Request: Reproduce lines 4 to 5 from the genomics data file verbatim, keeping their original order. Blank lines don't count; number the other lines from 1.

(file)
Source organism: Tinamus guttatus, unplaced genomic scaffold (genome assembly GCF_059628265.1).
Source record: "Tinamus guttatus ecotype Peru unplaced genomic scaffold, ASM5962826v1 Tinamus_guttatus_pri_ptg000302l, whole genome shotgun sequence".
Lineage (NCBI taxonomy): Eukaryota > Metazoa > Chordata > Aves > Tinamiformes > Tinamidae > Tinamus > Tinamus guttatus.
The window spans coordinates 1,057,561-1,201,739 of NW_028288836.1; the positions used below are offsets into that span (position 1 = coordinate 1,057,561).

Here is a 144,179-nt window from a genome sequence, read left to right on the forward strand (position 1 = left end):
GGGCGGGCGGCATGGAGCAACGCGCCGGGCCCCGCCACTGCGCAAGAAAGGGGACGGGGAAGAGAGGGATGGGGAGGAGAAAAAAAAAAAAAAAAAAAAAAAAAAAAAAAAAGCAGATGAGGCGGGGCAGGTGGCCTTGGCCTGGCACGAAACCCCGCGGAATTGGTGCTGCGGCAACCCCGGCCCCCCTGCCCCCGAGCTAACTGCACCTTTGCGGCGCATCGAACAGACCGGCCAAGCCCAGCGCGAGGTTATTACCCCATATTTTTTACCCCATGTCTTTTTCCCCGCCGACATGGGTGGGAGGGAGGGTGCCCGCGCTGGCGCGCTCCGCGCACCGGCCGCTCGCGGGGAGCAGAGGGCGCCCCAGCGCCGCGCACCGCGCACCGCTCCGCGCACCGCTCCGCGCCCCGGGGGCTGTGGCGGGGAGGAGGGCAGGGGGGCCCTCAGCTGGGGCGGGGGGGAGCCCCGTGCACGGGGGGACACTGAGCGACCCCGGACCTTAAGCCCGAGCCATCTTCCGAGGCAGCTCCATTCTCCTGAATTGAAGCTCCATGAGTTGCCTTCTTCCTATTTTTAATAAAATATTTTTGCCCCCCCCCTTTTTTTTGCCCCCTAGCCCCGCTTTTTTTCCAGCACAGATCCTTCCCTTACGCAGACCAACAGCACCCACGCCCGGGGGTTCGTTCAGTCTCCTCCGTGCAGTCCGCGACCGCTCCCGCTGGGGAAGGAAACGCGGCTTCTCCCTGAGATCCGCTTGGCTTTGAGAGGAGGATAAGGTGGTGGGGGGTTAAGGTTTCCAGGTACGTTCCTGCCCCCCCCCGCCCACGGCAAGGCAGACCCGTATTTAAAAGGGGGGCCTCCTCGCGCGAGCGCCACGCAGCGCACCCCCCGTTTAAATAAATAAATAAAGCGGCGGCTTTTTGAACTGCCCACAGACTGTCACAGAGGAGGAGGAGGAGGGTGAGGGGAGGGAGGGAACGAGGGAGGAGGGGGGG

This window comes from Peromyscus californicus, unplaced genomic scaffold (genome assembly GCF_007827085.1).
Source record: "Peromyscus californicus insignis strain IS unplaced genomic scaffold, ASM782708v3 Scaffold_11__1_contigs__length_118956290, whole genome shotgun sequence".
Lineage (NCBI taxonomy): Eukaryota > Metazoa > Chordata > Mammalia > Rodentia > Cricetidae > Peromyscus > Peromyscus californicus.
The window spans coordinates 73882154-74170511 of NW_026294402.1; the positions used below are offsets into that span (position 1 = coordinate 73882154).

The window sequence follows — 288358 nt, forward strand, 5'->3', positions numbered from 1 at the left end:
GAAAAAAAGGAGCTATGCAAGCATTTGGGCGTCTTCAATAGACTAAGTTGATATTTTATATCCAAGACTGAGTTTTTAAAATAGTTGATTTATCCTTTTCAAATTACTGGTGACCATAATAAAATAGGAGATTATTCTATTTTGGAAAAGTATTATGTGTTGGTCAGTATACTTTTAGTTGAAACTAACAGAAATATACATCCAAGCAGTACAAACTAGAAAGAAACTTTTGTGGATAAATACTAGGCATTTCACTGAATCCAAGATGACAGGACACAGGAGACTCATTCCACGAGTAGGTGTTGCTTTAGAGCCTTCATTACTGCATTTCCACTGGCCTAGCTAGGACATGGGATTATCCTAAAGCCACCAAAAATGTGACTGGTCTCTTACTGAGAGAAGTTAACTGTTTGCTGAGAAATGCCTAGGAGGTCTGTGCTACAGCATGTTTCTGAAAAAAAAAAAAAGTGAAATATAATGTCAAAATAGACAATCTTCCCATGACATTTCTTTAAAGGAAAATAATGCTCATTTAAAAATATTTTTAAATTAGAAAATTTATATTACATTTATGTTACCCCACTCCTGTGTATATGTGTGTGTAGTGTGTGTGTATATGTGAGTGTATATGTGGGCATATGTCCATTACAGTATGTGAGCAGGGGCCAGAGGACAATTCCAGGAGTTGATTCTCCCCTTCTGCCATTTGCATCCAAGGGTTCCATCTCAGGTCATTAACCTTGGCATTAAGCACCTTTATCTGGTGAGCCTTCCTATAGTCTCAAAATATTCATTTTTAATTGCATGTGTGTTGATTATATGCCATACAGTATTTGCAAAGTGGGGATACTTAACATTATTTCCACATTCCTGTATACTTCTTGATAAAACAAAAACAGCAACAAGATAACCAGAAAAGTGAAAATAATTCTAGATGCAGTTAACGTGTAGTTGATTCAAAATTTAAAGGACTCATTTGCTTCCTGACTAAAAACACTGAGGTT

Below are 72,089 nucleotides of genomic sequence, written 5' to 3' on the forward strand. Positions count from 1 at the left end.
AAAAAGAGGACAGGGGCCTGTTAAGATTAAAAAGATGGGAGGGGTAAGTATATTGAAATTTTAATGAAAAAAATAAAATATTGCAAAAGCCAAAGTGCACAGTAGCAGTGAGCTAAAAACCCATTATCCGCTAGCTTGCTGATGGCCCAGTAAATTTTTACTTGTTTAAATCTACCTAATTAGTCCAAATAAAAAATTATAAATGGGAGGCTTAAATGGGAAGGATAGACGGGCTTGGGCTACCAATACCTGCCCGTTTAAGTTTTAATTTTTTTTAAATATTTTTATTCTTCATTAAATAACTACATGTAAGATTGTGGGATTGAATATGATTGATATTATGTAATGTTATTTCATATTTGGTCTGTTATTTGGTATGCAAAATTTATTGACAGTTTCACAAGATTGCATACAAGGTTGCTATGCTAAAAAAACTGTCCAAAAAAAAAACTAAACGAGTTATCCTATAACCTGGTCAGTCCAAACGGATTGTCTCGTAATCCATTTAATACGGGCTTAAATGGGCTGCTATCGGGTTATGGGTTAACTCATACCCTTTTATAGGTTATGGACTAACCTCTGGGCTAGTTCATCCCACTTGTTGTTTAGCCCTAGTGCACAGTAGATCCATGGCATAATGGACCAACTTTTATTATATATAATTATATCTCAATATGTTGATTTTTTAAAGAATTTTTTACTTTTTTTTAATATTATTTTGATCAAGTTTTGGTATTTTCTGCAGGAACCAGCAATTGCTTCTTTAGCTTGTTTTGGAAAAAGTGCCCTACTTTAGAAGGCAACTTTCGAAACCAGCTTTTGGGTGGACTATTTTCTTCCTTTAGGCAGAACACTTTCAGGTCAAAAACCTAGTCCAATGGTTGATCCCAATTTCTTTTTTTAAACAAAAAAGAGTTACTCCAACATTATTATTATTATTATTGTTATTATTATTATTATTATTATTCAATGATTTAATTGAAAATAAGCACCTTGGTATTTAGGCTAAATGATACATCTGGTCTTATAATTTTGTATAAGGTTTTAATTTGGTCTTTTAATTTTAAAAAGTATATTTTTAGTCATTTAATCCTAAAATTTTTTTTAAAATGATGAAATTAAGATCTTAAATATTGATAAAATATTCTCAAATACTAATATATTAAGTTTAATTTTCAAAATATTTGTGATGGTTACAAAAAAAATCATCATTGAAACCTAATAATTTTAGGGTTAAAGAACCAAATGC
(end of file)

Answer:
The window spans coordinates 1,057,561-1,201,739 of NW_028288836.1; the positions used below are offsets into that span (position 1 = coordinate 1,057,561).

Here is a 144,179-nt window from a genome sequence, read left to right on the forward strand (position 1 = left end):